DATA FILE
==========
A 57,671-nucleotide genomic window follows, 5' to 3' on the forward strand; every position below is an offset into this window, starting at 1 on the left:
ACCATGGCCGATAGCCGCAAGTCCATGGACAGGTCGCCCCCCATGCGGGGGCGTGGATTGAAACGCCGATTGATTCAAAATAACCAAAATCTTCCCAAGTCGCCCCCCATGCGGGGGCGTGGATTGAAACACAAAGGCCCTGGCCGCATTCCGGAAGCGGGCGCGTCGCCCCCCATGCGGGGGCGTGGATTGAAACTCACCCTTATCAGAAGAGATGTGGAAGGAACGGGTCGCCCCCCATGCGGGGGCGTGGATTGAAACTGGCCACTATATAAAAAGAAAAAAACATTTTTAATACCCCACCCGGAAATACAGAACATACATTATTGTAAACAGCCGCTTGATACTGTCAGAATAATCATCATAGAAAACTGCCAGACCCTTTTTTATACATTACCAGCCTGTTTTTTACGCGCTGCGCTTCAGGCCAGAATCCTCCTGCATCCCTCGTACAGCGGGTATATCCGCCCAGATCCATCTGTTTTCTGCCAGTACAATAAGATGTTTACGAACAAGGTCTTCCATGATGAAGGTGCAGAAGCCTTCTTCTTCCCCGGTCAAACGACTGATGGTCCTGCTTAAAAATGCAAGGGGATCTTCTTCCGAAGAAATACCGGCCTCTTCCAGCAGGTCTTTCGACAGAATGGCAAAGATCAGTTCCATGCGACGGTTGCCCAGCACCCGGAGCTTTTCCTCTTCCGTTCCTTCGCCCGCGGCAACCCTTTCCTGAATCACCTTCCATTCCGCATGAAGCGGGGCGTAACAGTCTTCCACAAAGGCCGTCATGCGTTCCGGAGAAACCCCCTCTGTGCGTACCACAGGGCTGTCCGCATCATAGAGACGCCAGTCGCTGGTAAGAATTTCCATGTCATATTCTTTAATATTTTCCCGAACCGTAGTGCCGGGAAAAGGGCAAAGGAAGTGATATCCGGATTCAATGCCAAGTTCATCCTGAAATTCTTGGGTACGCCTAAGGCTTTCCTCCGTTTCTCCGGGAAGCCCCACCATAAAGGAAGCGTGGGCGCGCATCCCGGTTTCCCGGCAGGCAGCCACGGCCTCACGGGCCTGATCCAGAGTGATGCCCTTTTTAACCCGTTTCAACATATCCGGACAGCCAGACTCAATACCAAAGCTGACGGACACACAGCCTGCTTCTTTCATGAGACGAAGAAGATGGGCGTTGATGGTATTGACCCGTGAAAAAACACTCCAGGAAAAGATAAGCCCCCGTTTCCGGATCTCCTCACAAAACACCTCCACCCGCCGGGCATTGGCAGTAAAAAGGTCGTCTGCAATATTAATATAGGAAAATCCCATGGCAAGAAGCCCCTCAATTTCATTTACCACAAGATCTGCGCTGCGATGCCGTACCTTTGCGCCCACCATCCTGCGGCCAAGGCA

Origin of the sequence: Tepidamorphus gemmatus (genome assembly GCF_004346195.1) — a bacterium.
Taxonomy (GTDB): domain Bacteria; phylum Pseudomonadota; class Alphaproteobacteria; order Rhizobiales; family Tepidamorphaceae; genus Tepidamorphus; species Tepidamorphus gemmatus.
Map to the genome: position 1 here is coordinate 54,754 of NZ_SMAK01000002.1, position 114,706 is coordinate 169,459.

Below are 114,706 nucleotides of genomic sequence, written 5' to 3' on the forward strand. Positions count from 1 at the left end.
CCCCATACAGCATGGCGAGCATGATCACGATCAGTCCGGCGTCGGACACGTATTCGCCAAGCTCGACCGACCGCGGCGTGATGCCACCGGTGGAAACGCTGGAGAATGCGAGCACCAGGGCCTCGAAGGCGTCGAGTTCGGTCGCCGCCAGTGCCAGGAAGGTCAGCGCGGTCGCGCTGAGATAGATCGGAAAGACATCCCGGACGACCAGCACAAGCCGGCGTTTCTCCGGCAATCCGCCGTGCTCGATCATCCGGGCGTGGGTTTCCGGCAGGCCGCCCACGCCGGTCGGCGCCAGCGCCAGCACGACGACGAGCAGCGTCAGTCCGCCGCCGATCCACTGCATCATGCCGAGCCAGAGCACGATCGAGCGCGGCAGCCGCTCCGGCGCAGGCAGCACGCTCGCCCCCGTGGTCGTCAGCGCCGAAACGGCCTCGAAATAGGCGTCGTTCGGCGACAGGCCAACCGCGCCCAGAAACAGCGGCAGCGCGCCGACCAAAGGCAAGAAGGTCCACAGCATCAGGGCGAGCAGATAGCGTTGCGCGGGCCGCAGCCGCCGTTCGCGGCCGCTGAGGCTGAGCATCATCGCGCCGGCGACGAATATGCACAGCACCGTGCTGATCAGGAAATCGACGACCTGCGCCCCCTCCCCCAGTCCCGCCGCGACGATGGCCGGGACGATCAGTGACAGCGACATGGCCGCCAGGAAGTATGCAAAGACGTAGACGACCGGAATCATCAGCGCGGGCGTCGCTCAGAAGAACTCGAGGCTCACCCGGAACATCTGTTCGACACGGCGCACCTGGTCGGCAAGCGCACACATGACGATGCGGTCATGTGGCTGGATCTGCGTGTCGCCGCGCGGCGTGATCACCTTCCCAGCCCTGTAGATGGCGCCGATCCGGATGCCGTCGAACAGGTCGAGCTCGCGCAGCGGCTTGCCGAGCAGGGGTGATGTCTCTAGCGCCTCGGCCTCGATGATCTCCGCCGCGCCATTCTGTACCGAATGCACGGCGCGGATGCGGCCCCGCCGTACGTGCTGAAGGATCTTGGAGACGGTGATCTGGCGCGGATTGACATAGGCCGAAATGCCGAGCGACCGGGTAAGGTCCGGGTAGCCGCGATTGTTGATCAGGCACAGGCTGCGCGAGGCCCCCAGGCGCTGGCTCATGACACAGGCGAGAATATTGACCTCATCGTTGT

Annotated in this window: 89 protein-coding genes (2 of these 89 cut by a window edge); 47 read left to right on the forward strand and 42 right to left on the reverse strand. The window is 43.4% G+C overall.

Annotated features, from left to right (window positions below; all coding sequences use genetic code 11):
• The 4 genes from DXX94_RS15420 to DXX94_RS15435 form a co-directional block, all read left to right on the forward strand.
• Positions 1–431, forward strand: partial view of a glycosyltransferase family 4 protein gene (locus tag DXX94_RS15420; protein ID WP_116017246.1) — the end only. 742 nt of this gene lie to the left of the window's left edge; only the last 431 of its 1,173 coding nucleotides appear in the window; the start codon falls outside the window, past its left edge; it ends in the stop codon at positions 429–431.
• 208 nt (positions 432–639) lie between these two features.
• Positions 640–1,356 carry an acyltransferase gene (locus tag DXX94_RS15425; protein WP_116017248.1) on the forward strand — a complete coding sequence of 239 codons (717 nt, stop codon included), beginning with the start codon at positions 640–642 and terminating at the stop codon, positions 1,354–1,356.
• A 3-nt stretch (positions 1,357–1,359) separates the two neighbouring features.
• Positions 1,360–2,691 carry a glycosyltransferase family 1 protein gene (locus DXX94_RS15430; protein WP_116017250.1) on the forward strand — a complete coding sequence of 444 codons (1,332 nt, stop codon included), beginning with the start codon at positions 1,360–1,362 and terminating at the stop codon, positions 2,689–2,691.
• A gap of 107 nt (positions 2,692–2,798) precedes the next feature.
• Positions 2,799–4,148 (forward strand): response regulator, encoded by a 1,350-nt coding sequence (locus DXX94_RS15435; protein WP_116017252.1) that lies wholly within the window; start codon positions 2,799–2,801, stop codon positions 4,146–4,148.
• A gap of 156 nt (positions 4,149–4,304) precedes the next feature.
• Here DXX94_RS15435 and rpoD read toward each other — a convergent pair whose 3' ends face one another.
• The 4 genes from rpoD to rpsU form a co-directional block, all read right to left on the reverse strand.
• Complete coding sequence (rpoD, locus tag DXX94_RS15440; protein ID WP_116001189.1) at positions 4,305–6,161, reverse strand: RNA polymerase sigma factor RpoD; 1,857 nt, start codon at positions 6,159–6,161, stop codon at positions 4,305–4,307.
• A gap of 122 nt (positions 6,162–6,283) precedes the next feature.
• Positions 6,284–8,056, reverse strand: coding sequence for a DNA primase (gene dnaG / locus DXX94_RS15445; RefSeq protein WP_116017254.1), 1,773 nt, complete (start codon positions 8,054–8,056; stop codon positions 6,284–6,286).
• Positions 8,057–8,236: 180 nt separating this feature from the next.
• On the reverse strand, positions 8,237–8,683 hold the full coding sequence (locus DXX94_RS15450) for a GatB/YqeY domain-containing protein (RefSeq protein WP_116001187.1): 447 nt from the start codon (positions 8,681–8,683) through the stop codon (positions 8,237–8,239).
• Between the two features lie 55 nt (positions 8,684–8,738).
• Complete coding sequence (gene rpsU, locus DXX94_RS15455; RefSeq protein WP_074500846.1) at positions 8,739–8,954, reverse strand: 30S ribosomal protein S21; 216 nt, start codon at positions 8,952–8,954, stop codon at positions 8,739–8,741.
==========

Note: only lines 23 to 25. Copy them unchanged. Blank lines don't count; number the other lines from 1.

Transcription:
• Positions 6,284–8,056, reverse strand: coding sequence for a DNA primase (gene dnaG / locus DXX94_RS15445; RefSeq protein WP_116017254.1), 1,773 nt, complete (start codon positions 8,054–8,056; stop codon positions 6,284–6,286).
• Positions 8,057–8,236: 180 nt separating this feature from the next.
• On the reverse strand, positions 8,237–8,683 hold the full coding sequence (locus DXX94_RS15450) for a GatB/YqeY domain-containing protein (RefSeq protein WP_116001187.1): 447 nt from the start codon (positions 8,681–8,683) through the stop codon (positions 8,237–8,239).